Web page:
The Garden Patch: Get the most out of your garden space – Osage County Online | Osage County News

The Garden Patch: Get the most out of your garden space

Hello! Hello! Hello! I know it’s only been a few days since we visited, but it seems so much longer to me! Good to see you again and good to share some gardening information with you – I hope for the better!

052514-garden-excericiseFor those of you with small gardens (been there, done that), here are a few tips that might be of some help to you. Now, these are for REALLY small gardens … Even the smallest of spaces can produce a lot of vegetables when you use intensive garden methods. I’ve done it, I know it works! Your first consideration in a scaled-down garden must be to prepare and enrich the soil, since a large number of plants in a small area will compete for nutrients.

When planning your garden, emphasize vertical crops. Peas, pole beans, cucumbers, some melons and some tomatoes are vining crops that actually perform better when they are kept off the ground. These can be grown on an attractive trellis, tied to stakes or trained to follow twine that is anchored to the ground and an overhead frame.

Also, to reap as much harvest as possible from each plant, choose compact varieties or prolific producers. “Tom Thumb”, a “midget” head lettuce, requires comparatively little room, for example, and “Jade Cross” Brussels sprouts yield an early, bountiful crop. As a rule, the smaller the fruit, the more plants tend to produce, so make the most of your selections from small varieties such as cherry tomatoes.

Avoid temptation, though, to plant too many highly prolific vegetables, such as zucchini. If you have extra plants, give or throw them away and save your space for other crops. When laying out the garden, make use of succession planting and intercropping to maximize your growing space.

There you have it, fellow gardener, big crops, small space. OK, let’s move on now to something else.

How about a handy garden tool for easy tilling? Who said broadfork? This is a tool for easy tilling! We all know that a bed that has been prepared and left to rest for weeks or months will inevitably undergo some compaction because of rain, snow and gravity. For loosening the soil at planting time, many gardeners prefer to use a broad-fork, a tool that alleviates the work of lifting and turning the soil required by the commonly used garden fork. The broadfork, also called a U-bar, has long handles and five or six tines attached to a horizontal crossbar. The times vary in length from 10 to 18 inches; the long tined models are designed for the deeply cultivated soil of double-dug beds, the short tined ones for single-dug beds.

To use the broadfork, hold it upright and step up and onto the crossbar, using your weight to push the tines down into the soil. Step back and pull the broad fork’s handles toward you until the tips of the tines lift out of the soil. Repeat this process at six inch intervals across the area to be planted, moving backward to avoid soil you have already cultivated.

There you have it, easier to use than a rototiller and a big improvement over your shovel.

In this column, we talk a lot about raised beds. Here’s why…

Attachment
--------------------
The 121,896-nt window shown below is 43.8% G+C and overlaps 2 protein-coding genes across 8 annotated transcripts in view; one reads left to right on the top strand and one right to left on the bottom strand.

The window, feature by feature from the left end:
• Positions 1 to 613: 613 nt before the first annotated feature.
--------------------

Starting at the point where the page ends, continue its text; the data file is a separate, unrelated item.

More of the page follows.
Beds vs. Rows

A tilled plot is almost ready for planting. The last step is to subdivide the plot either into narrow rows or rectangular raised beds. Although row planting has its fans it has at least two major drawbacks. For one thing, an alternating pattern of rows and paths is an inefficient use of space because much less of the total area is actually devoted to crops. When you arrange your plants in beds, on the other hand, you greatly reduce the area taken up by paths. In addition, shrinking the area occupied by paths keeps the potential for soil compaction to a minimum.

Another advantage of raised beds is that their greater depth of topsoil provides better drainage and more space for roots of vegetables to grow downward. The additional soil needed to raise the beds 4 or 5 inches is furnished by digging out the paths between the beds.

The center of each bed should be within easy reach so that there is no need to step into the bed when you are tending plants or harvesting vegetables. Beds with access from two sides should be no wider than 4 or 5 feet. If there is access from one side only, limit the width to 3 feet. The length of the bed is more flexible, but don’t make it so long that you’ll be tempted to take a shortcut across it instead of taking the paths surrounding it. Be sure to make the paths that run between the beds at least 2 feet wide so there will be enough room for a garden cart or your wheelbarrow.

OK, friends and neighbors, that’s it for this week! Enjoyed seeing you again and here’s hoping that this edition finds you and yours enjoying life and gardening! Thanks for reading and have a good ‘un! Till next time!

stevehallerSteve Haller, of Osage City, a K-State Research and Extension Master Gardener, writes The Garden Patch, featuring gardening ideas and tips for gardeners in northeast Kansas. In his words: “I am not a horticulturist. By education I am an economist. By experience, I am a marketing guru from a local to an international scale. Gardening was taught to me by my grandfather and my mom, and I’ve been doing it since World War II was going on.”

Steve can be contacted at, or leave questions or comments below.

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